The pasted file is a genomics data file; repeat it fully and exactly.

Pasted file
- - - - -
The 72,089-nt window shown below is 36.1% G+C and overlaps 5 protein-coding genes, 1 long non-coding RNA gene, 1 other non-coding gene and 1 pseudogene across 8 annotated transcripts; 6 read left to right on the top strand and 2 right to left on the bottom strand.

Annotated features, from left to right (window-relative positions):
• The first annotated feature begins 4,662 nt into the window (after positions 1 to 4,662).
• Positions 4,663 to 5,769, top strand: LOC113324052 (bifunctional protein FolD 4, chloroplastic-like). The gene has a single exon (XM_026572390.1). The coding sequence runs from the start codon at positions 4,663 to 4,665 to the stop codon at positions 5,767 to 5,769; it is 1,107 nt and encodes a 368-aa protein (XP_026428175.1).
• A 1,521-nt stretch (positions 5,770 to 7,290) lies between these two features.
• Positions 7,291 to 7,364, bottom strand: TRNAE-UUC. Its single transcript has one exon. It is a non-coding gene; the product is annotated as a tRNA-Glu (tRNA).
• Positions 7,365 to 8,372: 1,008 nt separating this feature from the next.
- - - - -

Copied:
The 72,089-nt window shown below is 36.1% G+C and overlaps 5 protein-coding genes, 1 long non-coding RNA gene, 1 other non-coding gene and 1 pseudogene across 8 annotated transcripts; 6 read left to right on the top strand and 2 right to left on the bottom strand.

Annotated features, from left to right (window-relative positions):
• The first annotated feature begins 4,662 nt into the window (after positions 1 to 4,662).
• Positions 4,663 to 5,769, top strand: LOC113324052 (bifunctional protein FolD 4, chloroplastic-like). The gene has a single exon (XM_026572390.1). The coding sequence runs from the start codon at positions 4,663 to 4,665 to the stop codon at positions 5,767 to 5,769; it is 1,107 nt and encodes a 368-aa protein (XP_026428175.1).
• A 1,521-nt stretch (positions 5,770 to 7,290) lies between these two features.
• Positions 7,291 to 7,364, bottom strand: TRNAE-UUC. Its single transcript has one exon. It is a non-coding gene; the product is annotated as a tRNA-Glu (tRNA).
• Positions 7,365 to 8,372: 1,008 nt separating this feature from the next.